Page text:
Richmond police arrested Sandra Isaacs, 45, South Killarney Lane, for any felony not covered by codes (second-degree strangulation) after officers were called to South Killarney Lane, where a fight was reported Monday night.
When officers arrived, they found a person on the ground coughing from exposure to pepper spray, according to a citation.
Police then spoke to another person, who said the individual who was pepper-sprayed and Isaacs went to a residence on South Killarney Lane to talk with a different person, the citation states. The person also said they overheard an argument, so they stepped outside and tried to make Isaacs and the pepper sprayed person leave.
Instead Isaacs placed her hand around the person's throat and squeezed, the citation states.
Officers spoke with Isaacs, who said she didn't strangle the person, but admitted to being there when the disturbance occurred, according to the citation.
Isaacs was taken to the Madison County Detention Center, where she remained Tuesday afternoon, according to online jail records.
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Madison County deputies arrested Donovan Curtis, 32, Hager Drive, Richmond, on a Madison County indictment warrant that charges him with marijuana trafficking (more than 8 ounces, but less than 5 pounds), buying/possessing drug paraphernalia and first-degree persistent felony offender.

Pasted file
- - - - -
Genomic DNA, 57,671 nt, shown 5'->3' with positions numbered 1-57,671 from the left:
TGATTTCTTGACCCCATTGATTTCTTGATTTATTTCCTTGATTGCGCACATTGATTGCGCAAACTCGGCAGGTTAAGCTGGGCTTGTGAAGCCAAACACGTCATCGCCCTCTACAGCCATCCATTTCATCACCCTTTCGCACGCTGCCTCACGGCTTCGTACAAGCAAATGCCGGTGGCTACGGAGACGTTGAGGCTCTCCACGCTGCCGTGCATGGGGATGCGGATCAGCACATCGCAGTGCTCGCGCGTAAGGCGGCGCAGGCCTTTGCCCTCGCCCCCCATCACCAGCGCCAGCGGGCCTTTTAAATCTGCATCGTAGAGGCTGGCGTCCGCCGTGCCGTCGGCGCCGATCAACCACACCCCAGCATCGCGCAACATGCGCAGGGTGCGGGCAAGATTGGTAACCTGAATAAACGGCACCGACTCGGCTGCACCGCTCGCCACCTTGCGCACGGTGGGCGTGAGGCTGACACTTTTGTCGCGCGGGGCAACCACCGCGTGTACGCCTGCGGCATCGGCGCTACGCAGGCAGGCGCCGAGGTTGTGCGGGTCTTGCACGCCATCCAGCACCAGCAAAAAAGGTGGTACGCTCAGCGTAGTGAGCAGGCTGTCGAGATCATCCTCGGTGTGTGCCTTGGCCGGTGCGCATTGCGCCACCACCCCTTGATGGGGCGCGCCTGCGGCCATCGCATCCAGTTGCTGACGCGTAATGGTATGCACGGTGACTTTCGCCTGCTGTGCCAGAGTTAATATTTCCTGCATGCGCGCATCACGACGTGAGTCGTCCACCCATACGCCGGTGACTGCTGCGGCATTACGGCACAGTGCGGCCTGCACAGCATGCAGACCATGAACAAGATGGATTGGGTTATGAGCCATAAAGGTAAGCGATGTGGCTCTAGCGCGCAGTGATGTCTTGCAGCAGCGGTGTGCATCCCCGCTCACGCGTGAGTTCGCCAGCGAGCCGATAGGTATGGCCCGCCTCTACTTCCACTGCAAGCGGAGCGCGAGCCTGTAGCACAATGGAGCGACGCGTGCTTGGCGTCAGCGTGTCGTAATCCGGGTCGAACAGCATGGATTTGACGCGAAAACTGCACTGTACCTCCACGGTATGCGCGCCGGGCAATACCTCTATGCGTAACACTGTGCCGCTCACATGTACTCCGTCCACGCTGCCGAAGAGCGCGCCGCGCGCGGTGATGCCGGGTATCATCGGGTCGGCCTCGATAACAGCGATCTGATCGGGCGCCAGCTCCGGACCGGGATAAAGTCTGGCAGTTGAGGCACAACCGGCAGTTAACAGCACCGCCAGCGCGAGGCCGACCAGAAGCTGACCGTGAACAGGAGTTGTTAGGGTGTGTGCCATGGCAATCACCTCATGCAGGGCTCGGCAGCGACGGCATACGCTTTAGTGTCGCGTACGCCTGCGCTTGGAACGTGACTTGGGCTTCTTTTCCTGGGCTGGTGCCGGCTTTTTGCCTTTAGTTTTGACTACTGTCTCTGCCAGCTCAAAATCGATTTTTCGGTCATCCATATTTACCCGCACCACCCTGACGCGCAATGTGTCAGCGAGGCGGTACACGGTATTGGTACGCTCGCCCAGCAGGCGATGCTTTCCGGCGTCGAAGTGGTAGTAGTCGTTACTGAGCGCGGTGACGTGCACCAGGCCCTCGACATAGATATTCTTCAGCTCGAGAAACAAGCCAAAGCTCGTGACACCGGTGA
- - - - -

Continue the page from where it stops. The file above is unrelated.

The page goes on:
Curtis was arrested Tuesday morning on East Main Street and was taken to the MCDC, where he remained Tuesday afternoon, according to online jail records.
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Also arrested recently were:
• Steven Stamper, 49, Big Hill Road, Berea, first-degree controlled substance possession (heroin), buying/possessing drug paraphernalia, public intoxication by a controlled substance (excludes alcohol) and third-degree controlled substance possession (drug unspecified).
• Dustin Bowles, 24, McKee, criminal possession of a forged prescription.
• William McFarland, 43, Simpson Lane, Richmond, tampering with physical evidence, first-degree controlled substance possession (heroin) and identity theft.
The Register collects and publishes police reports as a public service to its readers. The reports often contain allegations against individuals and do not mean the individuals actually committed a crime. All people named in connection with a crime are presumed innocent until proven guilty in a court of law.